Scapa 16 year old

Advent Calendar 21/24.  Never had a Scapa before. 

Scapa 16 year old, 40% A-


Nose – Light, fresh, a little burnt orange marmalade, loads of mellow orange citrus and grapefruit, cream and malt.  Buttered toast.  Very pleasant, sweet and fruity.

Body – Creamy, more mellow fruit, very smooth but then with a touch of raw malt and a little spicy wood midway.

Finish – Ripe, structured, balanced – medium/long length.  Some more citrus.  Long malt at the finish.

What's not good about it:  The wood spice is a little high in the mix.  Not massively exciting – a little polite but without the elegance that needs.

What’s good about it:  Fruity, sweet, great malt.  Sweet and balanced delivery.  Finish is fine.

Saturday, 21 December 2013

Johnnie Walker 18 year old Platinum Label

Advent Calendar 20/24.  This came out of the calendar on the day I visited the SMWS rooms in Greville Street and had my mind opened by a happy range of single cask blockbusters.  I think 2014 is going to be very interesting!  This ones alright though – I tasted it at the Whisky Show and thought a bit more of it than I do now.

Johnnie Walker 18 year old Platinum Label, 40% A-


Nose – Classical, fruity, waxed, then deeply and beautifully waxed, but with a smoky dustiness (like barley dust) that catches a little and reduces the opulence a touch. At first absolutely beautiful but deeper investigation reduces the charm.

Body – More classicism, deftly balanced peat.  Polite, refreshing, nicely fruity, characterful but not exactly complex.

Finish – Functional.  Wood rapidly dominates with chilli and bitterness, and the balance of the whole falls apart.

What's not good about it: Nose is dusty and the balance goes downhill from the nose.

What’s good about it:  Smooth, pleasant, classic profile and easy drinking.

Auchentoshan Three Wood

Advent Calendar 19/24.  I’m a little behind again due to the logistics of the hangover season.  Even if the body is tired, the palate is still having fun with the calendar.  Another distillery under the microscope…

Auchentoshan Three Wood, 43% A⊕


Matured in three different casks – PX, Oloroso and bourbon.  Beautiful colour.

Nose – Musky coffee, darkly sweet, a herby quality.  Slowly reveals deep, dark fruit with cherries and rich wood.  Some bakewell tart.  Takes a while to open up and reveal itself. A dark, complicated and delicious nose.

Body – Rich mince pie with brandy butter.  Dried cherries, plum, raisin and almonds.  Silky, smooth, fiery and intensely rich.

Finish – Balanced, smooth and sweet finish.  Quite hot, medium length.

What's not good about it: A little overt.  Finish lacks complexity.

What’s good about it: Beautiful nose, deliciously sweet, rich palate.  Deeply rich and smooth, incredible value.

Wednesday, 18 December 2013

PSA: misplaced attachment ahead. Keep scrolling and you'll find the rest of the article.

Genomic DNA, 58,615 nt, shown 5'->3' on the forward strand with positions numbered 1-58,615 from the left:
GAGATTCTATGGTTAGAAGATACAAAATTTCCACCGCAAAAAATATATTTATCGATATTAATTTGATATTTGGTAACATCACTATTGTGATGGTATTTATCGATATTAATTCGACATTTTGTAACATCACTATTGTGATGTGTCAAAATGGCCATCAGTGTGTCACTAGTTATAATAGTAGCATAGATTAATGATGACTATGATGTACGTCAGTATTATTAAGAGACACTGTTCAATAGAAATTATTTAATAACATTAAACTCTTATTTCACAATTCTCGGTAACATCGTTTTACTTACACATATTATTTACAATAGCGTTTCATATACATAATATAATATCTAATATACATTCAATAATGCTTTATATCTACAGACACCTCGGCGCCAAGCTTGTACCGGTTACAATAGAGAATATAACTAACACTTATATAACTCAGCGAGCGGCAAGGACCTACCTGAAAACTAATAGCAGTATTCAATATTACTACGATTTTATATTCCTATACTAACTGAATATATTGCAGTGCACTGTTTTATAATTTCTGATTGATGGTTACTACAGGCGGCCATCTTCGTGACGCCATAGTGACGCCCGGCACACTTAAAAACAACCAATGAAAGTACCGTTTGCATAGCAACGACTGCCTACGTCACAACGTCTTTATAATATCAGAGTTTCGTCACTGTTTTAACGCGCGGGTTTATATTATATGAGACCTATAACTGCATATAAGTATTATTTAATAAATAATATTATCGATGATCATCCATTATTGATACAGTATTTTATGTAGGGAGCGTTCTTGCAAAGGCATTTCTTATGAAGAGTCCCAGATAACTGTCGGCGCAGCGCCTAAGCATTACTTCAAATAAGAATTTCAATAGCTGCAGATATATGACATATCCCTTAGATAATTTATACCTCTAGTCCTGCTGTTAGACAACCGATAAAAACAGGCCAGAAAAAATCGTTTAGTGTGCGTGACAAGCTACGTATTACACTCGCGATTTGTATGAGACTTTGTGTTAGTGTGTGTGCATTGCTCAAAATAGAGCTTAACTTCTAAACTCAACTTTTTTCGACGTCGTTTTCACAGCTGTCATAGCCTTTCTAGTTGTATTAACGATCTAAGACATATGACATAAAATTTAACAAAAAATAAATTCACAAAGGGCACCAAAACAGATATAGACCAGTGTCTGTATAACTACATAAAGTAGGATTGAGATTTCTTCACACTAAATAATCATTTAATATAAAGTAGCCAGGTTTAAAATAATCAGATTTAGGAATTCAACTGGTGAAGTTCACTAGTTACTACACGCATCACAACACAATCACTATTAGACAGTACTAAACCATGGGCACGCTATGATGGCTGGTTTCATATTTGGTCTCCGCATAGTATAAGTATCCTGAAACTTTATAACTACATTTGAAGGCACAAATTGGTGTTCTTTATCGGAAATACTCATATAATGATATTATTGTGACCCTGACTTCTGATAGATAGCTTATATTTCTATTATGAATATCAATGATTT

Yellow Spot 12 year old

Advent Calendar 18/24.  Only a week until the big day!  I’ve been avoiding Irish whisky for the same reason that I’ve been avoiding posh gin.  I don’t need another obsession, and there’s only so much hard liquor that you can drink on a school night.  Still, needs must…

Yellow Spot 12 year old, 46% A+

Yellow Spot Whiskey

Aged in bourbon, Spanish sherry and Malaga wine casks.

Nose – Deeply rich and sherried, loads of dried apricots and dark mango.  A hint of butane.  Lightly spiced dark wood and bright notes of perfume and fresh wax.  Fantastically balanced.

Body – Sweet, tropical, and then a massive spice onslaught.  Very good, loads of wood structure and fruit.

Finish – Lingering tropical fruit, more wood spice and chilli.  Plenty of richness and complexity – floral, honeyed, spicy and complex with a herbal greenness behind that.   Right at the end this does wash away to leave a perfumed bitterness.

What's not good about it: A touch too spicy, lacks some finesse

What’s good about it:  Fabulous nose, loads of intensity and richness, smooth but bold.  Lovely.

Tuesday, 17 December 2013

Glenlivet Nadurra 16 year old

Advent Calendar 17/24.  Nadurra is another I’ve tried before and have given the same score to now.  I’m a fan of Glenlivet and this is a good one, particularly in the nose (where all the action is anyway).

Glenlivet Nadurra 16 year old, 55.5% A+


Nose – Complex, well balanced tropical, floral, candlewax and fresh wood.  A little air freshener or anti-perspirant.  Rich, cereal backing, dried figs, beautifully integrated malt.  Beautiful, well made and rich.

Body – Dark, very spicy, deeply malted, rich and balanced.  Hard to fault.

Finish – Continues, then develops into a less balanced, sweeter malt where the cereal dominates.

What's not good about it: Finish is a little short and sharp.

What’s good about it:  Beautiful nose, rich spicy palate.  Delicious and well structured.

Balvenie Caribbean Cask

Advent Calendar 16/24.  Another repeat tasting, but not one that I’m sorry to undertake.  This was my favourite in a blind vertical of Balvenies, but that was faint praise.  Hopefully time and education will have opened my mind to this well respected, rum finished whisky.

Balvenie 14 Year Old Caribbean Cask, 43% B⊕


Nose – Honeyed, darkly malted fruit.  Rich, peppery, dark wood and roses – almost meaty.  But very nice.

Body – Sweet, smooth, lacking a little structure.  A plain malt but pleasant enough.

Finish – Short, malty, a bit watery, a backing of spicy malt.  Lacks balance – not that its too sweet, but that it tips into bitter wood too far at the end with no transition.


What's not good about it: Lacking structure, too smooth and short, falters at the end.

What’s good about it:  Very pleasant drinking throughout, good malty sweetness, nothing off-putting.

Dalmore 18 year old

Advent Calendar 15/24.  I’ve never had a Dalmore before, despite viewing many sweating bottles that cost multiple thousands of pounds under hot LED lamps in the Whisky Shop.  I have to say, on that basis alone I’m more of a Whisky Broker than a Dalmore man.